Negotiating Salary and Other Terms of Employment

October 22, 2019

Whether you’re about to accept your first job offer or you’re seeking a raise, negotiation is a skill that will yield great rewards for you if done well. Before signing on to any agreement, it is important to understand the conditions of your employment and how you can adjust them to get the most out of the deal. Below are some tips to capitalize on the opportunity to negotiate your salary and other benefits.

Know Your Worth

Before you bust into your boss’s office and demand a raise, it’s critical that you come prepared for the discussion. Do industry research so you know what others in your position earn, understand how your professional experience and qualifications stack up against others and be able to speak to your contributions to the company. You should not only be knowledgeable and have a desired salary in mind, but you should be confident and communicate your value to the firm as well.

More Than Money

When employees enter negotiations, the first item on the agenda is usually salary. Monetary reward is important. However, don’t lose sight of all of the other significant benefits you can attain. In the worst-case scenario, i.e. you do not achieve your desired salary, shift the conversation to other benefits that can be obtained. Extra vacation days, gym memberships, discounts at the company store — all of these can add up in the long run and make you feel like you’re getting more out of the arrangement than you previously had.

Have a Win-Win Strategy

When negotiating, make an effort to be more agreeable, and justify your requests. Although these behaviors may seem ineffective, these tactics can be extremely successful. When you come in with a “win-win” strategy in mind it will come across as a collaboration rather than a battle. Negotiations that are discussions where benefits are considered on both sides are the most long-lasting and successful, and both parties tend to be more satisfied in these circumstances as well. It’s important to be able to give yourself the credit you deserve while being amiable and cooperative.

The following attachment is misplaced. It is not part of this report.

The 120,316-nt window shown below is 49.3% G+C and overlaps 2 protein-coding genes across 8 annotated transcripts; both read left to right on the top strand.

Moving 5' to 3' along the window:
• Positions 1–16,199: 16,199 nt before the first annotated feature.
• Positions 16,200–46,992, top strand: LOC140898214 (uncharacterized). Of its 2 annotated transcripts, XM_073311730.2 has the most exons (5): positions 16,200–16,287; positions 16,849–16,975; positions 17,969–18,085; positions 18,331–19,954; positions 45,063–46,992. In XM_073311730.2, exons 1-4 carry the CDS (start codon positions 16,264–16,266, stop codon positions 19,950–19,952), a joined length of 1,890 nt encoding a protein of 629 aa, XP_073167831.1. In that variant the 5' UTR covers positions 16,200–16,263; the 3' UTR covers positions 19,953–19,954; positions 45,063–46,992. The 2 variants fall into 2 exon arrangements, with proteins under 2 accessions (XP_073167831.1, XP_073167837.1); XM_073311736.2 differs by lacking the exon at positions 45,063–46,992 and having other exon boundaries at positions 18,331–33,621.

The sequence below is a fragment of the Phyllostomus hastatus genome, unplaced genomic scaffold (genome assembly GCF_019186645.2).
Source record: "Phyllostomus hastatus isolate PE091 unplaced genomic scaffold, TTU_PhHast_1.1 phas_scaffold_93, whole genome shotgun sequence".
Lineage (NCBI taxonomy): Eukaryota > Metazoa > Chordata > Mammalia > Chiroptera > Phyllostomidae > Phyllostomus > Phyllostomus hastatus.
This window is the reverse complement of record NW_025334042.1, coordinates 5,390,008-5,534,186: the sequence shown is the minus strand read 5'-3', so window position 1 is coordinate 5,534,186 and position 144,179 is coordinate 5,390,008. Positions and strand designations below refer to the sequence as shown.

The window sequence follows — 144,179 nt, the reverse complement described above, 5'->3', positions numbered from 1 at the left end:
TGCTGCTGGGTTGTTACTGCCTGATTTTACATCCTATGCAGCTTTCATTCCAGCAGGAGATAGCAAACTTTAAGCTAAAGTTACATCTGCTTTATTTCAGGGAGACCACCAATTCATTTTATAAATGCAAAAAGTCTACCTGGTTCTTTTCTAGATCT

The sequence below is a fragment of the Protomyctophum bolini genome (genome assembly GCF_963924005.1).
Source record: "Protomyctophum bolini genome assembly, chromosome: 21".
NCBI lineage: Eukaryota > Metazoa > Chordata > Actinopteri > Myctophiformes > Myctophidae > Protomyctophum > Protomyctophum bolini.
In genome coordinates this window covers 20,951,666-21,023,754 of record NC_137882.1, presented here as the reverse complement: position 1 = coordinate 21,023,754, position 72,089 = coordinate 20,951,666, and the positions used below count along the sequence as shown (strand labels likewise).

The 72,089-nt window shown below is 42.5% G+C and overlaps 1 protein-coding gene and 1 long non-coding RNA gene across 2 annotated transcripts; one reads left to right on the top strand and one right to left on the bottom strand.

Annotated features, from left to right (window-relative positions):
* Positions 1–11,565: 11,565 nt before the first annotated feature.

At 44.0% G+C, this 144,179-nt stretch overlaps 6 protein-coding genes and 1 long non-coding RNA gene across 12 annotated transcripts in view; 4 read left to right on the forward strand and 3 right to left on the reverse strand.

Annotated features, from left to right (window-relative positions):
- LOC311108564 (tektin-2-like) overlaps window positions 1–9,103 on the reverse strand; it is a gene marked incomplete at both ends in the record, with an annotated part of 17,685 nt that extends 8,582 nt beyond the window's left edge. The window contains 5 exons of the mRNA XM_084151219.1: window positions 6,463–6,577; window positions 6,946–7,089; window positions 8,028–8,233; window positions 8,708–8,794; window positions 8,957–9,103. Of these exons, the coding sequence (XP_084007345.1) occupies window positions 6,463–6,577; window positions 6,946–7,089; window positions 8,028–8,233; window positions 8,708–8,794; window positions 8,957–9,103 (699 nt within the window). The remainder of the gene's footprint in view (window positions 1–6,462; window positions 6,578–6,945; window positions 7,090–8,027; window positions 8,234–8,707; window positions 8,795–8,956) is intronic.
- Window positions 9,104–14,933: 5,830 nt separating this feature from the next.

When you receive a job offer or a promotion, it is essential that you take a step back. Carefully consider whether the proposed benefits are up to par with your merit. Be aware of what your true value is to the company, and be able to communicate it well. In addition, consider alternatives to negotiating a higher salary if the other offered benefits are substantial; a bigger picture of the arrangement can help you determine what kind of tradeoffs you’re willing to make. Lastly, no matter who you are, it’s never a bad idea to have a win-win strategy when entering a negotiation. Be open-minded, considerate, and propose an arrangement that will bode well for both sides. But don’t forget – be your own advocate!
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